David Bourget (Western Ontario)
David Chalmers (ANU, NYU)
Rafael De Clercq
Jack Alan Reynolds
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Social Epistemology 22 (1):29 – 50 (2008)
In animal husbandry in The Netherlands, as in a wide variety of other societal areas, we see an increased awareness of the fact that progress cannot be attained anymore by simply repeating the way we modernized this sector in the decades before, due to the multiplicity of the problems to be dealt with. The theory of reflexive modernization articulates this macro-social phenomenon, and at the same time serves as a prescriptive master-narrative. In this paper, I analyse the relationship between Feenberg's instrumentalization theory and reflexive design; that is, the approach of doing reflexive modernization. Feenberg's analytical distinction between primary and secondary instrumentalization is useful in highlighting the way social and political values are inscribed into technological arrangements, but is not meant as a method. Reflexive design, on the other hand, is meant to be a reflective and deliberative method that aims to articulate, assess and reintegrate hitherto unquestioned values and presuppositions into new designs of production systems. Reflexive design thus may be seen as a conscious strategy of making explicit the separate stages of instrumentalization in advance, instead of criticizing the implicit embedding of dominant values in technological artefacts once they have been realized. The approach is illustrated with a case from animal husbandry.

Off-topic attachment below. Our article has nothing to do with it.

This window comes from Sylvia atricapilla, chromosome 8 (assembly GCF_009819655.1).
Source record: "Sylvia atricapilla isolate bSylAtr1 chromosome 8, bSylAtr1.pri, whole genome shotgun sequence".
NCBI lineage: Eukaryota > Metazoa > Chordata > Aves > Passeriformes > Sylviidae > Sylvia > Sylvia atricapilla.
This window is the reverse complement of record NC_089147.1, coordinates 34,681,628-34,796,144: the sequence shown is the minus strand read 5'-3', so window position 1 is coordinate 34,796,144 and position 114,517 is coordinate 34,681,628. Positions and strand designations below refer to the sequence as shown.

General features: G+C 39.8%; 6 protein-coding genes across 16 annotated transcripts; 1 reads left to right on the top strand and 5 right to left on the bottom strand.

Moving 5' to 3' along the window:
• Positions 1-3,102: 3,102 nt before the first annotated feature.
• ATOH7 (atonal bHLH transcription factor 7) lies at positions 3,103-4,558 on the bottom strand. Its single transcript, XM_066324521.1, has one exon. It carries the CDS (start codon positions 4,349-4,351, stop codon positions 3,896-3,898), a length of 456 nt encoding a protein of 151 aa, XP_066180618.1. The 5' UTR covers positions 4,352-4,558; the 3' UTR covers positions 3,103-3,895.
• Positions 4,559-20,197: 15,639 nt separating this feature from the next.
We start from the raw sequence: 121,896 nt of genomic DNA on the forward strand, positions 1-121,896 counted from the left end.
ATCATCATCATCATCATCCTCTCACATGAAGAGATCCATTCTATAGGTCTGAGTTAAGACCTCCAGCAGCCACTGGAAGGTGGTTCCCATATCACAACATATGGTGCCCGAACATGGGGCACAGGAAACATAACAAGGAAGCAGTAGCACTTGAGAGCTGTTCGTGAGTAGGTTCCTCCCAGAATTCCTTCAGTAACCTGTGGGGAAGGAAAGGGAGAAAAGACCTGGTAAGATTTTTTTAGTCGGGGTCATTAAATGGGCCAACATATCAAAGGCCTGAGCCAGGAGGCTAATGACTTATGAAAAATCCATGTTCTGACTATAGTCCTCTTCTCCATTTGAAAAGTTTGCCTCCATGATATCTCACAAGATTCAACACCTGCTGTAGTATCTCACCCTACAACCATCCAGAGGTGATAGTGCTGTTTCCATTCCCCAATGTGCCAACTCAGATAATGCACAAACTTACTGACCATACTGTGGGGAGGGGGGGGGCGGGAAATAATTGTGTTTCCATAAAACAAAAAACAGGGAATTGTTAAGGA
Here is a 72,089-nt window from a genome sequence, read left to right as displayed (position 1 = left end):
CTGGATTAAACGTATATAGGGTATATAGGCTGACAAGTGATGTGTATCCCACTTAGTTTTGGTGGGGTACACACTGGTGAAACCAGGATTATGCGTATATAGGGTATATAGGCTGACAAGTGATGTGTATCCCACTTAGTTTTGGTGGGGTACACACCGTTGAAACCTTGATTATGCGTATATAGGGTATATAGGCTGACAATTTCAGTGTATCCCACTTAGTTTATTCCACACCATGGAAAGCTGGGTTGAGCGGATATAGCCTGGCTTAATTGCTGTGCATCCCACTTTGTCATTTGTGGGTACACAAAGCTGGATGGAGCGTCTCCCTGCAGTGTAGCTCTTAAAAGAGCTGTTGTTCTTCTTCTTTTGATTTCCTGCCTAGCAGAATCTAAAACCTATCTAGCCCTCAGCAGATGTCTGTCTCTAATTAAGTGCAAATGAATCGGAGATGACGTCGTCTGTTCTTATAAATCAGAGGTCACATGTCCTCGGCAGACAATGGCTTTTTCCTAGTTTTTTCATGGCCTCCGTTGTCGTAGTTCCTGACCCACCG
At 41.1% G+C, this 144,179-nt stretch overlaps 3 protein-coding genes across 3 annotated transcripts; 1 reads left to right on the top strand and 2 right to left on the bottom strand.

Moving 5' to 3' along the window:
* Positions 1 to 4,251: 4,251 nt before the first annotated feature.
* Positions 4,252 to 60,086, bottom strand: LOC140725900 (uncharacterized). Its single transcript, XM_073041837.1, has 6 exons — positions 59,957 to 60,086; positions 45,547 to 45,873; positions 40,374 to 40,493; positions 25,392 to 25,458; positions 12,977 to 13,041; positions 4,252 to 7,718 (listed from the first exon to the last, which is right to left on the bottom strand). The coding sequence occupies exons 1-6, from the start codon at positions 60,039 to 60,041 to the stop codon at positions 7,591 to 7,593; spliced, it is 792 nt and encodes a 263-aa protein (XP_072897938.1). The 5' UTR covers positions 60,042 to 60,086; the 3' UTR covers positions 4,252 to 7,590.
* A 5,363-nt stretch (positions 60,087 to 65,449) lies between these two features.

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A. P. Bos (2013). Nurturing Technologies for Sustainability Transitions. Foundations of Science 18 (2):367-372.
Clemens Driessen (2012). Farmers Engaged in Deliberative Practices; An Ethnographic Exploration of the Mosaic of Concerns in Livestock Agriculture. Journal of Agricultural and Environmental Ethics 25 (2):163-179.
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